The car industry is in trouble, so it's cutting prices. The mutual fund industry's having a bad time lately, so it's...
Just recently, the people at the financial advice firm Assante Wealth Management tried to get an answer to this question. They spoke to the mutual fund companies they deal with most and asked what's happening with fees in 2009.
"We thought it was prudent to ask the question - 'What are you going to do, and are clients going to be hurt by it?'" said Joe Canavan, chairman and CEO at Assante. "The responses [from the fund companies] have been very, very weak."
The mutual fund industry is not fighting for survival like the North American auto makers are, but these are trying times, nonetheless. Total fund industry assets at the end of last month totalled $491-billion, down 27 per cent from $672-billion a year earlier.
Fund companies make their money by charging fees that are pegged as a percentage of the money they manage. If they have less money to manage, and obviously they do, then revenues fall unless fees are increased. This is Assante's concern.
"We don't want to get blindsided by some of these fund companies that are looking for ways to boost earnings on the backs of our clients and our advisers," Mr. Canavan said.
He divides the fund industry into three groups when it comes to fees, one of which is made up of companies that have locked in their charges and thus aren't in a position to pass through any increases. Among the companies to have done this is CI Investments, which is part of the same corporate family as Assante, as well as Investors Group, Mackenzie Financial, RBC Asset Management and TD Asset Management.
Another group of fund companies have fixed their fees, but retain the ability to raise them if assets fall below certain levels. The third group has a discretionary fee cap, which clearly leaves room for them to make customers pay more.
Mr. Canavan estimates that 50 to 70 per cent of the fund companies his firm has spoken to fall into the latter two groups, which means there's the potential for fees to rise.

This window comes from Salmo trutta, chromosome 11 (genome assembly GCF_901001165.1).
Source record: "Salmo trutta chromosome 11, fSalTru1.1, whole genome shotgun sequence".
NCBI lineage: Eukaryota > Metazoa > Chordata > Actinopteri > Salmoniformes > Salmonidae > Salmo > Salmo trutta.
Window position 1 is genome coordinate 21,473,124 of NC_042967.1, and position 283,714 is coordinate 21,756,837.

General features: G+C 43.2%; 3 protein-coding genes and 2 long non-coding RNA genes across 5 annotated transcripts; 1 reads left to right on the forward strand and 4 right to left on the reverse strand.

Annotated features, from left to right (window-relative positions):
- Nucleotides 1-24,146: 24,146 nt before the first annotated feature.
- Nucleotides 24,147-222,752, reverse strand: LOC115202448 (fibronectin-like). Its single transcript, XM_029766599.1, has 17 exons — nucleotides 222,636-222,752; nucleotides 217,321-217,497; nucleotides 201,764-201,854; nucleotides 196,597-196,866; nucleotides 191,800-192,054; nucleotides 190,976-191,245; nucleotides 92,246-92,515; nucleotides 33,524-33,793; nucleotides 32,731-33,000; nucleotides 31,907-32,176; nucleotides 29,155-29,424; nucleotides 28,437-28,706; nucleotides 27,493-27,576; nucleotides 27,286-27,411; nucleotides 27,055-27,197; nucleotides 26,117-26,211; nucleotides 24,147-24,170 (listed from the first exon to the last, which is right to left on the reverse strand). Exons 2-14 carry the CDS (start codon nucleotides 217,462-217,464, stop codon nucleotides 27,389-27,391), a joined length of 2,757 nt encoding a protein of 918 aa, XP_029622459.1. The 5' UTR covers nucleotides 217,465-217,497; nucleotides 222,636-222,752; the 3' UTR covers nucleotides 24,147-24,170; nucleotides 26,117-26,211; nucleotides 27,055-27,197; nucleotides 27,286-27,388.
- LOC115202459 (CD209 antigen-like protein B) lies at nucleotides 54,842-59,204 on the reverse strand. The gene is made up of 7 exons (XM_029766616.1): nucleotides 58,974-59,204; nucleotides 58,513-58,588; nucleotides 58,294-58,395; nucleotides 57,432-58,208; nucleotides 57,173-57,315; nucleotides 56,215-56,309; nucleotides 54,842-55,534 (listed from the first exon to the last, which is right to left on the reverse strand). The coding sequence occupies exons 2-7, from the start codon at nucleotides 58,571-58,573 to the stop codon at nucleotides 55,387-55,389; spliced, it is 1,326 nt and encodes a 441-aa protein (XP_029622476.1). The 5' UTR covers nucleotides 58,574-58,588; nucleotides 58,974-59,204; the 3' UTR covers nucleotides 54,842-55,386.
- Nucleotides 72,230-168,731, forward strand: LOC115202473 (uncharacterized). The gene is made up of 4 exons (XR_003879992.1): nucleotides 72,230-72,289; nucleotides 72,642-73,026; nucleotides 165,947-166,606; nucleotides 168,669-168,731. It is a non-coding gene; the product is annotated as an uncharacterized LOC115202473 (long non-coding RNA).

Investment advisers are the biggest sellers of mutual funds in Canada, but they've never been the force they could be for influencing the fund industries on the matter of fees. Today, in bear market conditions that just won't quit, things are changing.
Mr. Canavan said Assante's advisers are going to be informed about the positions that various fund companies are taking on fees for the year ahead, and he said his firm is looking at incorporating this information into a rating system it uses for funds.
The message for fund companies that plan to raise fees: "We want to know with some certainty that companies are not going to jam the client."
The biggest concern for Mr. Canavan right now is money market funds, where the average management expense ratio (MER) is 1.03 per cent. MERs are the definitive gauge of fund fees - they measure almost all costs of owning a fund as a percentage of assets.
The issue right now with money market funds is that low interest rates have at the moment squeezed returns to below 1 per cent on an estimated annualized basis. Net result: Fees can be significantly higher than returns. If rates keep falling, and they may have to if the economy doesn't stabilize, then returns could conceivably fall to zero and then into negative territory.
If that were to happen, then fund companies would have to lower their fees if they wanted to maintain the $10 value that money market funds are set at (the funds pay out their gains as interest).
Investors won't know if fund MERs are rising until after the fact because companies only have to disclose fee changes in periodically issued regulatory documents. As for Assante, it's asking for commitments right now.
"We want clarity," Mr. Canavan said. "We want to know with certainty that, if we're going to be in business with a company, this is how we will be treated."
You can tell the influence that individual investors have had on fees over the years by the fact that funds in Canada are expensive by global standards. Now, let's see what happens when a big financial advice company gets tough on fees.
Fees v. returns in money market funds
Here's how management expense ratios for the seven of the largest money market funds compare with estimated returns for the next 12 months:
|Fund||MER (%)||Yield (%)*|
|RBC Canadian Money Market||0.89||1.64|
|CIBC Money Market||1.13||0.54|
|TD Canadian Money Market||0.92||0.7|
|Scotia Money Market||1.14||0.91|
|RBC Canadian T-Bill||0.89||0.56|
|CI Money Market||1.05||0.3|
|Renaissance Money Market||1.08||0.68|
*current yield is an estimated annualized return based on recent
results; Note: this list excludes low-fee premium money market funds for high net worth investors
© 2007 The Globe and Mail. All rights reserved.
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